CTI has also introduced thermal imaging technology that produces instant color-enhanced pictures that show real-time differences in body temperature where pain occurs.

    CTI's Breast Cancer System 2100 is designed to help doctors detect breast cancer by differentiating between benign and malignant lesions, without performing invasive breast biopsies. The system is still awaiting FDA approval.

    Light and heat therapy can be used separately or together, or they can be combined with other treatments, such as acupuncture, physical therapy and chiropractic work.

    Both these technologies will undoubtedly play a critical role in the next few years.

    "In the 20th century, people were looking at sound as being a powerful tool," Turchin said. "The 21st century will be a century of the photon, of fiber optic cable and the Internet. You will see lasers and fiber optics play a bigger part in therapy."

    http://www.wired.com/news/medtech/0,1286,50853,00.html

    ~See you at the SCIWire-used-to-be-paralyzed Reunion ~

  2. #2
    This form of light therapy can be used to treat ankle sprains as well as nerve cells damaged from spinal cord injuries.
    How so and with what results? I ran a cursory search for abstracts on this but couldn't find anything.

  3. #3

    thanks!

    I know well the benefits of laser therapy. I could only afford ten sessions a few years ago at the chiropracter and it temporarily gave me bladder control. If I could use it longer, it could do more good. I'm trying to find an affordable laser system for home use now, so will check phototonic out. :-)

    Jan

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    Senior Member Jeff's Avatar
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    I wish I knew, Seneca

    Sports injuries are obviously the focus, right now.

    Somewhere they've gotten a pretty good indication that it will help heal neurons and SCI. Be nice to know what, where, how and why.

    ~See you at the SCIWire-used-to-be-paralyzed Reunion ~

  5. #5
    seneca,

    If I recall correctly, irradiation with infrared light increases blood flow to the area and increases the available local cyclic-AMP. Search for posts by James Kelly.

    -Steven

  6. #6
    I should perhaps recount an experience that I had in the 1980's. There was a doctor by the name of Judith Walker (yes, that is the name) who ran a clinic in Los Angeles, offering infrared laser acupuncture, intense rehabilitation, and GM1 therapy for people with spinal cord injury. It was rather expensive and it claimed that it could restore function. CBS 20/20 did an exposé of the clinic in the early 1990's. I was sufficiently intrigued by the technique that I got one of the units and applied the pulsed infrared laser to the skin. I was unable to find any effect of the laser on peripheral nerve excitability, which was understandable because I could not feel the laser or its effects when I applied it to myself. It was not sufficient to heat tissue and I really do not understand how it could affect neural activity or influence spinal cord injury at all.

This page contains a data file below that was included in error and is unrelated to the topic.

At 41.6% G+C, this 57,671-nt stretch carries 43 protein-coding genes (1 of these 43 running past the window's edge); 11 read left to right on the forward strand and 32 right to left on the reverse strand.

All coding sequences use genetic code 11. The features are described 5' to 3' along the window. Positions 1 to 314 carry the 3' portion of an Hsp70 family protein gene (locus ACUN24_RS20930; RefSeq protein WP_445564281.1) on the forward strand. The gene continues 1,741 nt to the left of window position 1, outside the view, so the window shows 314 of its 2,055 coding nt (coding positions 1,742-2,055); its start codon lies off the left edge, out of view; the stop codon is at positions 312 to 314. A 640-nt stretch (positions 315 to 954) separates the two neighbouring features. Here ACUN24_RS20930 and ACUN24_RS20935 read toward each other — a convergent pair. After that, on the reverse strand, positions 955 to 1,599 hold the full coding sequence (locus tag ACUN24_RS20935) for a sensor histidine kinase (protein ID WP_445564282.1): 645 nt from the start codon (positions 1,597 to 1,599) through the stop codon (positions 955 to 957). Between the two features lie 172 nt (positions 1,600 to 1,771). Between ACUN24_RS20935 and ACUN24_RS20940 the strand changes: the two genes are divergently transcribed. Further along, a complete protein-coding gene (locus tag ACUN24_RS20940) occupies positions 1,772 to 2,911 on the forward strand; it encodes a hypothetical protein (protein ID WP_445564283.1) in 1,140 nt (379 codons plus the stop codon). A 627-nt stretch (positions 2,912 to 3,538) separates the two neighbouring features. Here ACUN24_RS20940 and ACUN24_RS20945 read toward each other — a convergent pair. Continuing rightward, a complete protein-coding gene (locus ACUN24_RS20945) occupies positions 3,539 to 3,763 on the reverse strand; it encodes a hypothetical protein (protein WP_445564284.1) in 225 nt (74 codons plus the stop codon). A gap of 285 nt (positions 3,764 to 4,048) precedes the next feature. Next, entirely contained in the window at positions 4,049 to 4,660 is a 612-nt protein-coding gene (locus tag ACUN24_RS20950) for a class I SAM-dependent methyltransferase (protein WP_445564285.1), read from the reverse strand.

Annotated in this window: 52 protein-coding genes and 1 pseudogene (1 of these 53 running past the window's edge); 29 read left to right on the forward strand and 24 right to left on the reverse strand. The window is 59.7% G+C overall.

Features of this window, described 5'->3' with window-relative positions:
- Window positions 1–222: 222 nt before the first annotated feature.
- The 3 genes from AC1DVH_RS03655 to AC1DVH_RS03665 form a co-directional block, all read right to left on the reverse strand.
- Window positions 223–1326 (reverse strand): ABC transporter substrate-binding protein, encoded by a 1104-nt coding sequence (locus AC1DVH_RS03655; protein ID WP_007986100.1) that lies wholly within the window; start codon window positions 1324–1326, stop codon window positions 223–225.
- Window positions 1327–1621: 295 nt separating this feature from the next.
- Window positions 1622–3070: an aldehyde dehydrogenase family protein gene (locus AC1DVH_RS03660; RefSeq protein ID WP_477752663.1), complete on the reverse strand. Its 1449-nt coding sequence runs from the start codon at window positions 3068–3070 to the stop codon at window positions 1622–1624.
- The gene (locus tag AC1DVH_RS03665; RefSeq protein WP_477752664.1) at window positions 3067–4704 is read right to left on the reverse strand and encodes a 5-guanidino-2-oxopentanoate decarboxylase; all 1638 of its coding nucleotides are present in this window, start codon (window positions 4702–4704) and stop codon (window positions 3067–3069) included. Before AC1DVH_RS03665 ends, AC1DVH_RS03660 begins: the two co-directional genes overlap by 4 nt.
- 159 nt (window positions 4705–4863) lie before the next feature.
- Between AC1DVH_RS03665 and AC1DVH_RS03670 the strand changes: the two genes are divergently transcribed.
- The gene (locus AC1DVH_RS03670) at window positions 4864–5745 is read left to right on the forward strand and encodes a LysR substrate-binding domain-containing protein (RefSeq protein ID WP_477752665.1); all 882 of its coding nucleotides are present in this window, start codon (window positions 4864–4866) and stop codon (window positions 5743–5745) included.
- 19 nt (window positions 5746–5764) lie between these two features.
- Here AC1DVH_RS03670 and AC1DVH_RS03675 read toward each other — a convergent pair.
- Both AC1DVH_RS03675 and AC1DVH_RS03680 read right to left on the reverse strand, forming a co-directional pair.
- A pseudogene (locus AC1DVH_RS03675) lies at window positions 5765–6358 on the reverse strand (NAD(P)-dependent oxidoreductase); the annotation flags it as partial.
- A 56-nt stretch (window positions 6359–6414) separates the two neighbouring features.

I try very hard to be open-minded about alternative therapies, knowing that there is so much about the nervous system that I don't know. However, I cannot imagine how that application of surface infrared has any beneficial effect on the body other than through heating of the skin. The light is very unlikely to penetrate more than a mm or two. I doubt if this therapy has ever been subjected to controlled clinical trials.

    I have read as much as I can about possible effects of light on the nervous system and don't find any of it believable. To my knowledge, infrared light does not increase local blood flow unless it heats the tissue. I have not seen any credible data that suggests that it increases cyclic AMP. In any case, there is no evidence that heating the skin or increasing cAMP to a peripheral site does much, if anything, for the spinal cord. A mosquito bite would just as effectively increase skin blood flow and increase cAMP locally but I don't think that this would have much effect on the spinal cord. There are much better and cheaper ways of applying heat to the skin, including putting on a hot towel.

    Wise.

    [This message was edited by Wise Young on Mar 14, 2002 at 10:45 PM.]

  7. #7
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    Steven:

    You don't remember correctly. It's pulsed electromagnetic fields (Diapule) that increase local blood flow and raise levels of cAMP. However, it nice to hear from ya and thanks for thinking of me!!! Take care and be well!

    James Kelly

  8. #8

    hmm..

    All I know is that the laser acupuncture I got was the only thing in 8 years that gave me temporary bladder control. I think it works by stimulating chai which is an eastern idea thousands of years old. Who in the west can understand it??

    Jan